In it they identity the polycentric nature of employment in the Toronto region by way of downtown Toronto and three suburban “megazones.” Here’s one of their maps showing overall employment density and the megazones (light blue circles):
Here’s a snippet to give you an idea of the scale of these megazones:
“The Airport megazone, one of the three employment megazones outside Downtown Toronto, is the second largest concentration of employment in Canada, after Downtown Toronto. It represents almost 300,000 jobs, more than the central business districts of Montreal, Vancouver, or Calgary individually.”
And here’s a chart showing the hard numbers:
Downtown Toronto dominates in terms of employment. But it’s also fascinating to see how much more efficiently it provides that employment. It has the smallest physical area of all the employment zones (2,540 hectares or 6,276 acres) and the lowest percentage of car trips (29%).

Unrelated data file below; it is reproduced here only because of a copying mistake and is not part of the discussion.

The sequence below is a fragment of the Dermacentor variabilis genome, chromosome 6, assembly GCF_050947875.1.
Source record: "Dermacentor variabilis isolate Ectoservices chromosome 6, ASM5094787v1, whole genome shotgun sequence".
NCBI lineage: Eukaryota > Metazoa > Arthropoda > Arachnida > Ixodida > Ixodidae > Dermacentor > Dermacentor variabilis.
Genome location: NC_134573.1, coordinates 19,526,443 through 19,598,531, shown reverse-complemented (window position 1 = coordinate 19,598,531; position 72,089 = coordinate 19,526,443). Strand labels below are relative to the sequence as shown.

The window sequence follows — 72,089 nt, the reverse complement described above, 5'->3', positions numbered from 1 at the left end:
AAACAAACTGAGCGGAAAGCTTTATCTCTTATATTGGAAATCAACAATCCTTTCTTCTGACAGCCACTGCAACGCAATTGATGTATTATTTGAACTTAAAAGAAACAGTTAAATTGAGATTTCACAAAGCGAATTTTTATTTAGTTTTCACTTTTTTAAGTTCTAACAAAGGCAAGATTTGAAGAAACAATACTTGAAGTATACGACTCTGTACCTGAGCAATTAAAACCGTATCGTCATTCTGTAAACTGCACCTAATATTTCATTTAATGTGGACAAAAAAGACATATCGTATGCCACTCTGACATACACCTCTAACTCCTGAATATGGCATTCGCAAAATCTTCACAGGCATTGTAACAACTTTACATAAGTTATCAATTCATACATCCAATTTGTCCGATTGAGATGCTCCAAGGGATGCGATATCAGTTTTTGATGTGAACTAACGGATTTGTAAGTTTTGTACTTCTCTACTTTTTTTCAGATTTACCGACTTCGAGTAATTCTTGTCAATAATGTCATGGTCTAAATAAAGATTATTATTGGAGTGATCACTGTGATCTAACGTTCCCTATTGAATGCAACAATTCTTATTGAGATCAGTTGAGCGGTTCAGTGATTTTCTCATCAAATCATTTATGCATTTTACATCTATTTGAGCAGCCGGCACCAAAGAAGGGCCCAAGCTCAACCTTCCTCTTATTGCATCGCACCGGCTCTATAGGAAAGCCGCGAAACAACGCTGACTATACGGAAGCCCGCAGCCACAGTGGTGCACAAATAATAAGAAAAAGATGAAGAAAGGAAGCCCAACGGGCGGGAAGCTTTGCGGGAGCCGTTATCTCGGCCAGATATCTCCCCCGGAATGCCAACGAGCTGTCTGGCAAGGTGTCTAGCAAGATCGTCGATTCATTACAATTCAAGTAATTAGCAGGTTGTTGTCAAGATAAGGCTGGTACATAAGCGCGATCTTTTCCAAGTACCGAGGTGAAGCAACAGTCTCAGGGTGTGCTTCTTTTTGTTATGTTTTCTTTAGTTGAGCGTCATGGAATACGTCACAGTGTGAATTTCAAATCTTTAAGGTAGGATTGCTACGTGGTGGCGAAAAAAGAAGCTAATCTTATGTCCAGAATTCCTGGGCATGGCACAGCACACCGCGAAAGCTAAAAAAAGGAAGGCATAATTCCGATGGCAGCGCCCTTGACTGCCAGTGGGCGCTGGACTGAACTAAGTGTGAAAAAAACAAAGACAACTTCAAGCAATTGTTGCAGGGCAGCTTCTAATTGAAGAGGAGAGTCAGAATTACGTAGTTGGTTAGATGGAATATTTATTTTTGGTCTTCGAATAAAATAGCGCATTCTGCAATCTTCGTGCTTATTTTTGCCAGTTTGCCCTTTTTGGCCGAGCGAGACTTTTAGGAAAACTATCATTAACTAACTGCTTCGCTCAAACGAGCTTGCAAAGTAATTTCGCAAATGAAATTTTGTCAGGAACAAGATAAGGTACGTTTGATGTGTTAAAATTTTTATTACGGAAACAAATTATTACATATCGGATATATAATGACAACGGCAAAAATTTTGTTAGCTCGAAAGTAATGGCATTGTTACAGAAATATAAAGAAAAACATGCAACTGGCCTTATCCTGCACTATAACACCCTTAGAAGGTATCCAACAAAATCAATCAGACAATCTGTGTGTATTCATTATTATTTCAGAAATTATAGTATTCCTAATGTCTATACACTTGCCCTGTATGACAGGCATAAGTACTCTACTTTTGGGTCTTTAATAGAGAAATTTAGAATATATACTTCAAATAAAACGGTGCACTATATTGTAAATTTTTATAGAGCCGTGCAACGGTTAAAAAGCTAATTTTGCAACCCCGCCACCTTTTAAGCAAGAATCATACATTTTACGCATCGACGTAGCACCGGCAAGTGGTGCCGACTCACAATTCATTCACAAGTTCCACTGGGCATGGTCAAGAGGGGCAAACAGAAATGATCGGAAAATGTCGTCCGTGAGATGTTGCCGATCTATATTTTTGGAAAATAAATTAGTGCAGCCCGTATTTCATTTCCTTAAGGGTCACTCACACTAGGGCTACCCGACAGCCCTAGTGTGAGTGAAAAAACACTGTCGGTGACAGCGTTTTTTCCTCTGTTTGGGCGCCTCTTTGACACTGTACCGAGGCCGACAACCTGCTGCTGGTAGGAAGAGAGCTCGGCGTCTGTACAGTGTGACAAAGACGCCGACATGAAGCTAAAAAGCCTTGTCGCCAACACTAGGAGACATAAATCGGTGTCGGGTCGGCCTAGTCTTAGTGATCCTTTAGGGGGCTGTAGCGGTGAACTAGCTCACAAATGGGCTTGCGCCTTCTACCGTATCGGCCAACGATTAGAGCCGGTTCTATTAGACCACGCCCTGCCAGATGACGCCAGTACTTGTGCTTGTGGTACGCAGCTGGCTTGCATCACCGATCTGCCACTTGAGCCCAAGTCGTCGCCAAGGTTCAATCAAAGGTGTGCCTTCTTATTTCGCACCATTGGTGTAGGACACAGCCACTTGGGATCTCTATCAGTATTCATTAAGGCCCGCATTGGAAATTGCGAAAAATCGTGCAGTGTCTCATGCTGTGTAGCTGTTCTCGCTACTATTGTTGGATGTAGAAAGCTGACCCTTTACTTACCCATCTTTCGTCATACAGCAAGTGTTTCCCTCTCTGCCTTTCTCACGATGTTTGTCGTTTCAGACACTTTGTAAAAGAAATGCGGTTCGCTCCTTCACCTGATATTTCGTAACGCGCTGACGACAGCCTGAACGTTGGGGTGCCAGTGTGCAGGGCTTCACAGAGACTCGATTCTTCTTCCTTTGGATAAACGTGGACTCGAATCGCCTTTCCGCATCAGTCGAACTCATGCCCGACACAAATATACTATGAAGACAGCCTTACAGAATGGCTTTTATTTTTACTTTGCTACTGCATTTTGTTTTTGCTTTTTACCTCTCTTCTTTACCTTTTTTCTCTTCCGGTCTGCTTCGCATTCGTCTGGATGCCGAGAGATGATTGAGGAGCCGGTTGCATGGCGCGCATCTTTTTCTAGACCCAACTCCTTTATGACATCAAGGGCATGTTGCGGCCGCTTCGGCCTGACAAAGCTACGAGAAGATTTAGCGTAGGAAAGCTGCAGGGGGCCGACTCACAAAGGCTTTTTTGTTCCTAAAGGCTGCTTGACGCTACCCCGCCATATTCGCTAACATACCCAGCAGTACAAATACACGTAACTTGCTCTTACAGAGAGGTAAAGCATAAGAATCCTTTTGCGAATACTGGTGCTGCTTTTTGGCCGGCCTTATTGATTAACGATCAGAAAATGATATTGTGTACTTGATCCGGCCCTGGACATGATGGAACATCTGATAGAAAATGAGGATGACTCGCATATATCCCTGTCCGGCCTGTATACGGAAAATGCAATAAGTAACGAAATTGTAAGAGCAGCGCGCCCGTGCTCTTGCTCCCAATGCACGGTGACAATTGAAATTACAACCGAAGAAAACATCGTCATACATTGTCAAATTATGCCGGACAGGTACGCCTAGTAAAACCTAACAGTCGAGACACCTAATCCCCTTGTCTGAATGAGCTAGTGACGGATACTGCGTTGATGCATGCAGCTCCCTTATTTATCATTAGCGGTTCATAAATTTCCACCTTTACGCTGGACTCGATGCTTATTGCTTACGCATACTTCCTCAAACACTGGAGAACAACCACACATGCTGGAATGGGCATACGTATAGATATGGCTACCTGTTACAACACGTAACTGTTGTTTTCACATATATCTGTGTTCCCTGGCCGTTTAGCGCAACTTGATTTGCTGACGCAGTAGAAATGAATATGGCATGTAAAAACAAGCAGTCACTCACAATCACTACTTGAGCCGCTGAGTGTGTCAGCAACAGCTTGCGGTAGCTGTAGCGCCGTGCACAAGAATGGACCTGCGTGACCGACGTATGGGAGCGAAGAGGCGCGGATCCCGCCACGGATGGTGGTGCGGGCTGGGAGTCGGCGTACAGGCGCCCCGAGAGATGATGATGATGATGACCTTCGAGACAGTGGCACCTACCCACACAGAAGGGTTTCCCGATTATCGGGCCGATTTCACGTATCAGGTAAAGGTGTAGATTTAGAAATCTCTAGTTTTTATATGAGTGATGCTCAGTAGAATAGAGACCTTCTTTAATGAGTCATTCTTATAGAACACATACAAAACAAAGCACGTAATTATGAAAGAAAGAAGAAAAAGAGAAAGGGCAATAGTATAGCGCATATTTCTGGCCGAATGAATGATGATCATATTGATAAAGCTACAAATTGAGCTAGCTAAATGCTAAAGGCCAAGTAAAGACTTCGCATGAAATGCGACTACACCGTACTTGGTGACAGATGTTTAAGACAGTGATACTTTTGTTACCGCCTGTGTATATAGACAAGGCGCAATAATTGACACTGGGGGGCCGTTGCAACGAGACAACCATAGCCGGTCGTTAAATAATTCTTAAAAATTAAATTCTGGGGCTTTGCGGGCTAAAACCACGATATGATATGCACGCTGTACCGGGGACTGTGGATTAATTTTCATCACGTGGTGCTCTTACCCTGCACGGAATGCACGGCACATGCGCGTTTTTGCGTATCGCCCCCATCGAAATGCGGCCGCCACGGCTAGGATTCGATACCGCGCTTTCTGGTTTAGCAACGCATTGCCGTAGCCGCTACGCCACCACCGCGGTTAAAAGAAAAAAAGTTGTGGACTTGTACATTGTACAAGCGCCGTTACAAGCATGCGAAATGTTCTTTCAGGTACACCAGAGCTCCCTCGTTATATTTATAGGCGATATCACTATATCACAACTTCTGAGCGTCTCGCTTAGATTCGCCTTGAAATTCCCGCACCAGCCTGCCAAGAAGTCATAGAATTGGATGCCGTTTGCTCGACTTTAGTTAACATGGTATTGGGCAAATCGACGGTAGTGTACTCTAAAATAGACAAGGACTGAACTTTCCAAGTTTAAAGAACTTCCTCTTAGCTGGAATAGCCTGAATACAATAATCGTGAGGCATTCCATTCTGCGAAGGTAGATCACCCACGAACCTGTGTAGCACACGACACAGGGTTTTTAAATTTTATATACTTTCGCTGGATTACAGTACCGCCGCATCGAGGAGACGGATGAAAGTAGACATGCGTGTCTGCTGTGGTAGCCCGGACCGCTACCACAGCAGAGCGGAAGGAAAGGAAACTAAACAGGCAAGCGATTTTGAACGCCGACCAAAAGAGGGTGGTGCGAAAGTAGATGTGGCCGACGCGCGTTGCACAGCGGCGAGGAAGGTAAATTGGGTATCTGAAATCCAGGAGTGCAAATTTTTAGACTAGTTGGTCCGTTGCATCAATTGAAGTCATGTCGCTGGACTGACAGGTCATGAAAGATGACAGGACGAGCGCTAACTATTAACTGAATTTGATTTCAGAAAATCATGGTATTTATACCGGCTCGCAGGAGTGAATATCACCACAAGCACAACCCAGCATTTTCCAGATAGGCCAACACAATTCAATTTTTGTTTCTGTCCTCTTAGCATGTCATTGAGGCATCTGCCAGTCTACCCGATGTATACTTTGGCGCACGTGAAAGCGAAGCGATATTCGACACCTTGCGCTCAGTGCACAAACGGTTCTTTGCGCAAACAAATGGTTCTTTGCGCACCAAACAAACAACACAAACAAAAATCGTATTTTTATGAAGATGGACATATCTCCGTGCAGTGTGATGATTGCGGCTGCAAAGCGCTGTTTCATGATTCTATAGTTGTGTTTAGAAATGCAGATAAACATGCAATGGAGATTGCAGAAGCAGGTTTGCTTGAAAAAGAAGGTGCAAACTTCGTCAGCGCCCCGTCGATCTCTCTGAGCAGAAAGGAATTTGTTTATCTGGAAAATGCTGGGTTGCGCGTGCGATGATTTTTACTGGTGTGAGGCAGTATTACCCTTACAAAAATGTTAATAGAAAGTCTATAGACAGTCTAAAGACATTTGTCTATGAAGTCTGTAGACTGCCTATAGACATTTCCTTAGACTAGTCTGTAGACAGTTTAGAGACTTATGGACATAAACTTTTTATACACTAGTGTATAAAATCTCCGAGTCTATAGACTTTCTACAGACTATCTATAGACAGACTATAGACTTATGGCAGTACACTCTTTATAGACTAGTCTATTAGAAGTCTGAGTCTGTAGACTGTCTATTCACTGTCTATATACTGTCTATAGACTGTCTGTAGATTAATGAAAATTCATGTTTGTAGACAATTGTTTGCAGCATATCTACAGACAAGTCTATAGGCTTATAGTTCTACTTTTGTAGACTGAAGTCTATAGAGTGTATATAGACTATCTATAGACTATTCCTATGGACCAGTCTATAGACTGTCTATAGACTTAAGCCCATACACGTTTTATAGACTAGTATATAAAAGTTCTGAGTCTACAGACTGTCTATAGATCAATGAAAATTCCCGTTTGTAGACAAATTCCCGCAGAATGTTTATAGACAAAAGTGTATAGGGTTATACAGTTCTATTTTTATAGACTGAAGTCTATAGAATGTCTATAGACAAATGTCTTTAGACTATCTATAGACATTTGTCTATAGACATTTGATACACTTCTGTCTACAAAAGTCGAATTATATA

But the big takeaway from their report is that we have not been focused enough on employment in our planning. Instead, we seem to be thinking residentially. Here’s a final snippet:
“This study shows that the Growth Plan and The Big Move, which are currently under review, do not address the challenges and opportunities of a globalizing regional economy or the reality of a transforming economic landscape.
The Growth Plan’s focus has largely been on managing residential growth rather than non-residential and employment-related development. Indeed, the Growth Plan is based on shockingly little hard evidence on the evolving economy of the region. Plans for city-regions a fraction of the size of the GGH typically involve more economic research, analysis, and evidence.”
Clearly we need to be looking at both the residential and non-residential sides of the equation as we grow the region. To read the full report, click here.